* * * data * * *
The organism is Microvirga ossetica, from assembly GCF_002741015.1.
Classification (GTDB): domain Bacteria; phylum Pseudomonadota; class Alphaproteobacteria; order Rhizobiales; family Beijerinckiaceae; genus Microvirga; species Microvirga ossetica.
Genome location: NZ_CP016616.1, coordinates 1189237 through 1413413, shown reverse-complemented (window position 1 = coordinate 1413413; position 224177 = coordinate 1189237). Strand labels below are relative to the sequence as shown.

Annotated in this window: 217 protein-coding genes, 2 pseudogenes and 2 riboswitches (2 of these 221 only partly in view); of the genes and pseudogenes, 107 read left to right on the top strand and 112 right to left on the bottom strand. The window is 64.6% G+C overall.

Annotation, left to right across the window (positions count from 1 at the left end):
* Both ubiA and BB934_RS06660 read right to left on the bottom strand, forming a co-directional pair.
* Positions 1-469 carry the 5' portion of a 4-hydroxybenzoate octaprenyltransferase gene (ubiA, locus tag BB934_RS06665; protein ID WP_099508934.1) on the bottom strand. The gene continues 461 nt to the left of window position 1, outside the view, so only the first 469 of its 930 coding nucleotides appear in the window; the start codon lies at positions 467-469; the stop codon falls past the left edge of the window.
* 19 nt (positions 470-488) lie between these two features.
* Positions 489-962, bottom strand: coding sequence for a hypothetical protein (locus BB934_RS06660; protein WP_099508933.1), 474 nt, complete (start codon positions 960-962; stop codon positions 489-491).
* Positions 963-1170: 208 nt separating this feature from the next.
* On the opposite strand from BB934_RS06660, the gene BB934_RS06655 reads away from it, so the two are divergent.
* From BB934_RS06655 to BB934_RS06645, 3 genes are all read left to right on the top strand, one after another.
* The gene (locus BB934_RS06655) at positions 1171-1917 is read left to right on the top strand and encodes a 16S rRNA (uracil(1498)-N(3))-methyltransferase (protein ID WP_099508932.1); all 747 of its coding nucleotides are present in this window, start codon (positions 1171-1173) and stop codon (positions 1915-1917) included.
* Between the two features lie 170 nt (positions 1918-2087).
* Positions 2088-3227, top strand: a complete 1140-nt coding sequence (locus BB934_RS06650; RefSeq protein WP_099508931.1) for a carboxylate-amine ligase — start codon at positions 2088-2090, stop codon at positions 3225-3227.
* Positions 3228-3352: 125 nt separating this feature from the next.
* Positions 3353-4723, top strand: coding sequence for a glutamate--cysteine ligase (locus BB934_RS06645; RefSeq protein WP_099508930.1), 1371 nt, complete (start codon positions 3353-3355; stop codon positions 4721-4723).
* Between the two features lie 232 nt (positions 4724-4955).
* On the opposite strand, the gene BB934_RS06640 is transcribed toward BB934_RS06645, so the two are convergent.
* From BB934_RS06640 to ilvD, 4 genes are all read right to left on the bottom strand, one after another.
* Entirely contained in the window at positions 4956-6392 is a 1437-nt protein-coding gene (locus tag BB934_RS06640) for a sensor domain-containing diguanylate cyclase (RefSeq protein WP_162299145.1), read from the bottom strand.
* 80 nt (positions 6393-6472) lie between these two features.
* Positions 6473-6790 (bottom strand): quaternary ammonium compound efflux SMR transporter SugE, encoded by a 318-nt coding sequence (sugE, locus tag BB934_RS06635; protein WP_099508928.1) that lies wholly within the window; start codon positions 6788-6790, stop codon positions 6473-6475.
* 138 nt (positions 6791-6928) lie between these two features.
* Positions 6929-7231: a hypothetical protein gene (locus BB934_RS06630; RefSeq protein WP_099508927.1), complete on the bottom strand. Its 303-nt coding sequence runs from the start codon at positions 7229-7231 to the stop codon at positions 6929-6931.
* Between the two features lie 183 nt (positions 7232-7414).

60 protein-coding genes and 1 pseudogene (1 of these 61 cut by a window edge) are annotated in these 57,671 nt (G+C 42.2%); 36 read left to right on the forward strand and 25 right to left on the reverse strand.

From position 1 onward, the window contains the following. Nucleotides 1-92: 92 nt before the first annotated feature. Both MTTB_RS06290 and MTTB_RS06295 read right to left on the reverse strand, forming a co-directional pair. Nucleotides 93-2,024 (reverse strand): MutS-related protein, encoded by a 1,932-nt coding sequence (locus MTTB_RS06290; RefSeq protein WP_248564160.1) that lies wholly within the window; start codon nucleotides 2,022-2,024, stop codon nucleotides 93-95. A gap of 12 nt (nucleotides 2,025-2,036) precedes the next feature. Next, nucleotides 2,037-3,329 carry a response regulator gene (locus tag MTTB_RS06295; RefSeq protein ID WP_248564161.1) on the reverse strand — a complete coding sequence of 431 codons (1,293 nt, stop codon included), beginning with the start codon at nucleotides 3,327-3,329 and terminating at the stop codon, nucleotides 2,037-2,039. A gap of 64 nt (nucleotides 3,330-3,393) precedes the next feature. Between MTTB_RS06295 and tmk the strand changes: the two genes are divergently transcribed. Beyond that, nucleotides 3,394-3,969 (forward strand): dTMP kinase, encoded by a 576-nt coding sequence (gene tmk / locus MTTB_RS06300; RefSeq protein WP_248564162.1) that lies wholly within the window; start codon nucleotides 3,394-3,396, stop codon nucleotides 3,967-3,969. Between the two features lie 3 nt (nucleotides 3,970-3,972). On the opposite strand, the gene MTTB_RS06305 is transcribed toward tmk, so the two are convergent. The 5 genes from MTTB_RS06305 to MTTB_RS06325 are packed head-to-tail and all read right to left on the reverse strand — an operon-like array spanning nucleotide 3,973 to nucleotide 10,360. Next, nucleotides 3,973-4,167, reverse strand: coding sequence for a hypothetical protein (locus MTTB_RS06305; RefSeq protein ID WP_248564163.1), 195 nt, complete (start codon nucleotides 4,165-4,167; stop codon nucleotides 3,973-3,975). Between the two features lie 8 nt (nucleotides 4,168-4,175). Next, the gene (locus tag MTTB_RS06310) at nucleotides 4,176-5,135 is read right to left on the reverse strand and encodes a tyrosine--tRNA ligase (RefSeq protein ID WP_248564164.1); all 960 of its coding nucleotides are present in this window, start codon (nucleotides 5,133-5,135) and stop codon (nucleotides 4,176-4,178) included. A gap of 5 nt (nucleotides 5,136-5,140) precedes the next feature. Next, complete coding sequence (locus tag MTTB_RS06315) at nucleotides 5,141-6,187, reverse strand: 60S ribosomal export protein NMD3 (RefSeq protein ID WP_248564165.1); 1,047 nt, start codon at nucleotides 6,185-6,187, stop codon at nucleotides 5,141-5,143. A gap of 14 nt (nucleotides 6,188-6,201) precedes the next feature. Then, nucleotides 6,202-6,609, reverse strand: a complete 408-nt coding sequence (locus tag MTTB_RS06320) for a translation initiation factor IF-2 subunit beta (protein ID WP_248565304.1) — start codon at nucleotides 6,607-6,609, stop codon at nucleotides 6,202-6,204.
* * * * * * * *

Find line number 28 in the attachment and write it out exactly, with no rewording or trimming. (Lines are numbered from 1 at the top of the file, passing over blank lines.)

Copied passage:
From position 1 onward, the window contains the following. Nucleotides 1-92: 92 nt before the first annotated feature. Both MTTB_RS06290 and MTTB_RS06295 read right to left on the reverse strand, forming a co-directional pair. Nucleotides 93-2,024 (reverse strand): MutS-related protein, encoded by a 1,932-nt coding sequence (locus MTTB_RS06290; RefSeq protein WP_248564160.1) that lies wholly within the window; start codon nucleotides 2,022-2,024, stop codon nucleotides 93-95. A gap of 12 nt (nucleotides 2,025-2,036) precedes the next feature. Next, nucleotides 2,037-3,329 carry a response regulator gene (locus tag MTTB_RS06295; RefSeq protein ID WP_248564161.1) on the reverse strand — a complete coding sequence of 431 codons (1,293 nt, stop codon included), beginning with the start codon at nucleotides 3,327-3,329 and terminating at the stop codon, nucleotides 2,037-2,039. A gap of 64 nt (nucleotides 3,330-3,393) precedes the next feature. Between MTTB_RS06295 and tmk the strand changes: the two genes are divergently transcribed. Beyond that, nucleotides 3,394-3,969 (forward strand): dTMP kinase, encoded by a 576-nt coding sequence (gene tmk / locus MTTB_RS06300; RefSeq protein WP_248564162.1) that lies wholly within the window; start codon nucleotides 3,394-3,396, stop codon nucleotides 3,967-3,969. Between the two features lie 3 nt (nucleotides 3,970-3,972). On the opposite strand, the gene MTTB_RS06305 is transcribed toward tmk, so the two are convergent. The 5 genes from MTTB_RS06305 to MTTB_RS06325 are packed head-to-tail and all read right to left on the reverse strand — an operon-like array spanning nucleotide 3,973 to nucleotide 10,360. Next, nucleotides 3,973-4,167, reverse strand: coding sequence for a hypothetical protein (locus MTTB_RS06305; RefSeq protein ID WP_248564163.1), 195 nt, complete (start codon nucleotides 4,165-4,167; stop codon nucleotides 3,973-3,975). Between the two features lie 8 nt (nucleotides 4,168-4,175). Next, the gene (locus tag MTTB_RS06310) at nucleotides 4,176-5,135 is read right to left on the reverse strand and encodes a tyrosine--tRNA ligase (RefSeq protein ID WP_248564164.1); all 960 of its coding nucleotides are present in this window, start codon (nucleotides 5,133-5,135) and stop codon (nucleotides 4,176-4,178) included. A gap of 5 nt (nucleotides 5,136-5,140) precedes the next feature. Next, complete coding sequence (locus tag MTTB_RS06315) at nucleotides 5,141-6,187, reverse strand: 60S ribosomal export protein NMD3 (RefSeq protein ID WP_248564165.1); 1,047 nt, start codon at nucleotides 6,185-6,187, stop codon at nucleotides 5,141-5,143. A gap of 14 nt (nucleotides 6,188-6,201) precedes the next feature. Then, nucleotides 6,202-6,609, reverse strand: a complete 408-nt coding sequence (locus tag MTTB_RS06320) for a translation initiation factor IF-2 subunit beta (protein ID WP_248565304.1) — start codon at nucleotides 6,607-6,609, stop codon at nucleotides 6,202-6,204.